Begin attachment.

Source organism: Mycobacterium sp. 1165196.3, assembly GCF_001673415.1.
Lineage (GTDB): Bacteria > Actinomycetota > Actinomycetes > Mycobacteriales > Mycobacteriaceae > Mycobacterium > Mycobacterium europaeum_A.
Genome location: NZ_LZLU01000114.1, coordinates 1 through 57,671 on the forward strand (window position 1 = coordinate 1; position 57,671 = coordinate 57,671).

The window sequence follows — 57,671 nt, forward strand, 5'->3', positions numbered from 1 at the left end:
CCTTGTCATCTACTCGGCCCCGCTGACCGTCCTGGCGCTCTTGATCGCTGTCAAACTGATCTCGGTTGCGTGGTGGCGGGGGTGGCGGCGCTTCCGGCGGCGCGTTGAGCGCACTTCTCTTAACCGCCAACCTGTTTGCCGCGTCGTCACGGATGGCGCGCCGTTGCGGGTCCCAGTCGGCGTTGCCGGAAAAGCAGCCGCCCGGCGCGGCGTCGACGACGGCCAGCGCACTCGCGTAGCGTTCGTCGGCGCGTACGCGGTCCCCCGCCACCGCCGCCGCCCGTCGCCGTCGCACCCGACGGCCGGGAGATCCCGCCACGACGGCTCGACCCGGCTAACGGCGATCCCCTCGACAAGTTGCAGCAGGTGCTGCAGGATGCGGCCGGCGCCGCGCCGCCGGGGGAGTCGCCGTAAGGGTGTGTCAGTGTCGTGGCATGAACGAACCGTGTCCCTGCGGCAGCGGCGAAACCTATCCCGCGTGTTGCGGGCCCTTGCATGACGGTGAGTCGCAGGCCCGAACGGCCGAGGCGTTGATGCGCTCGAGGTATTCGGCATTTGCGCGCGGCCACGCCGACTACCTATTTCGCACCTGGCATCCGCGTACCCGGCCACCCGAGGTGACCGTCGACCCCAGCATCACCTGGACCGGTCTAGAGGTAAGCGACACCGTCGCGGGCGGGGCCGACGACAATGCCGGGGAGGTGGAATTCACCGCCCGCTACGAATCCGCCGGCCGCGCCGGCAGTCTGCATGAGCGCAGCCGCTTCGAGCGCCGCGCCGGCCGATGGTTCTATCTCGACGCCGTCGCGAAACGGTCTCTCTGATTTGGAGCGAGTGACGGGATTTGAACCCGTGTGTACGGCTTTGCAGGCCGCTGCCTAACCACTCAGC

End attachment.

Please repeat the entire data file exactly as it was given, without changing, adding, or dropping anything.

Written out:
Source organism: Mycobacterium sp. 1165196.3, assembly GCF_001673415.1.
Lineage (GTDB): Bacteria > Actinomycetota > Actinomycetes > Mycobacteriales > Mycobacteriaceae > Mycobacterium > Mycobacterium europaeum_A.
Genome location: NZ_LZLU01000114.1, coordinates 1 through 57,671 on the forward strand (window position 1 = coordinate 1; position 57,671 = coordinate 57,671).

The window sequence follows — 57,671 nt, forward strand, 5'->3', positions numbered from 1 at the left end:
CCTTGTCATCTACTCGGCCCCGCTGACCGTCCTGGCGCTCTTGATCGCTGTCAAACTGATCTCGGTTGCGTGGTGGCGGGGGTGGCGGCGCTTCCGGCGGCGCGTTGAGCGCACTTCTCTTAACCGCCAACCTGTTTGCCGCGTCGTCACGGATGGCGCGCCGTTGCGGGTCCCAGTCGGCGTTGCCGGAAAAGCAGCCGCCCGGCGCGGCGTCGACGACGGCCAGCGCACTCGCGTAGCGTTCGTCGGCGCGTACGCGGTCCCCCGCCACCGCCGCCGCCCGTCGCCGTCGCACCCGACGGCCGGGAGATCCCGCCACGACGGCTCGACCCGGCTAACGGCGATCCCCTCGACAAGTTGCAGCAGGTGCTGCAGGATGCGGCCGGCGCCGCGCCGCCGGGGGAGTCGCCGTAAGGGTGTGTCAGTGTCGTGGCATGAACGAACCGTGTCCCTGCGGCAGCGGCGAAACCTATCCCGCGTGTTGCGGGCCCTTGCATGACGGTGAGTCGCAGGCCCGAACGGCCGAGGCGTTGATGCGCTCGAGGTATTCGGCATTTGCGCGCGGCCACGCCGACTACCTATTTCGCACCTGGCATCCGCGTACCCGGCCACCCGAGGTGACCGTCGACCCCAGCATCACCTGGACCGGTCTAGAGGTAAGCGACACCGTCGCGGGCGGGGCCGACGACAATGCCGGGGAGGTGGAATTCACCGCCCGCTACGAATCCGCCGGCCGCGCCGGCAGTCTGCATGAGCGCAGCCGCTTCGAGCGCCGCGCCGGCCGATGGTTCTATCTCGACGCCGTCGCGAAACGGTCTCTCTGATTTGGAGCGAGTGACGGGATTTGAACCCGTGTGTACGGCTTTGCAGGCCGCTGCCTAACCACTCAGC